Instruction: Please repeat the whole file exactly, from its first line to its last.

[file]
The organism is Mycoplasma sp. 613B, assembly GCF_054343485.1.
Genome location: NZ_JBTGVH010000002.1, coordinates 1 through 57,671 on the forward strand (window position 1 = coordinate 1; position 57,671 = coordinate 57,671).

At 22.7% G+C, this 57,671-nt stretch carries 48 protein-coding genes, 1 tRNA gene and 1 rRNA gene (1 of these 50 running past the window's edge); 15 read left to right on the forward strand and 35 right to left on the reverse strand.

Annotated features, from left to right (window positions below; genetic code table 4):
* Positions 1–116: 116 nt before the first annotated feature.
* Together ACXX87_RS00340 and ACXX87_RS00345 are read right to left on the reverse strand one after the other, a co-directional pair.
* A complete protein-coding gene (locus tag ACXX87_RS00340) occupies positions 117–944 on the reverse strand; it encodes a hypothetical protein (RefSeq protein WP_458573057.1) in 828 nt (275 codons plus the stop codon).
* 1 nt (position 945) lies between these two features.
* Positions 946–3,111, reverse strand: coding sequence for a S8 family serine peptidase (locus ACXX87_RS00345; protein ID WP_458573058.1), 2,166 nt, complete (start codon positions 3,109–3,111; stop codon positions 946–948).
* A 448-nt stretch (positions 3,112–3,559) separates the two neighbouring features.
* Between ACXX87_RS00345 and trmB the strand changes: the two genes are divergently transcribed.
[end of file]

The organism is Mycoplasma sp. 613B, assembly GCF_054343485.1.
Genome location: NZ_JBTGVH010000002.1, coordinates 1 through 57,671 on the forward strand (window position 1 = coordinate 1; position 57,671 = coordinate 57,671).

At 22.7% G+C, this 57,671-nt stretch carries 48 protein-coding genes, 1 tRNA gene and 1 rRNA gene (1 of these 50 running past the window's edge); 15 read left to right on the forward strand and 35 right to left on the reverse strand.

Annotated features, from left to right (window positions below; genetic code table 4):
* Positions 1–116: 116 nt before the first annotated feature.
* Together ACXX87_RS00340 and ACXX87_RS00345 are read right to left on the reverse strand one after the other, a co-directional pair.
* A complete protein-coding gene (locus tag ACXX87_RS00340) occupies positions 117–944 on the reverse strand; it encodes a hypothetical protein (RefSeq protein WP_458573057.1) in 828 nt (275 codons plus the stop codon).
* 1 nt (position 945) lies between these two features.
* Positions 946–3,111, reverse strand: coding sequence for a S8 family serine peptidase (locus ACXX87_RS00345; protein ID WP_458573058.1), 2,166 nt, complete (start codon positions 3,109–3,111; stop codon positions 946–948).
* A 448-nt stretch (positions 3,112–3,559) separates the two neighbouring features.
* Between ACXX87_RS00345 and trmB the strand changes: the two genes are divergently transcribed.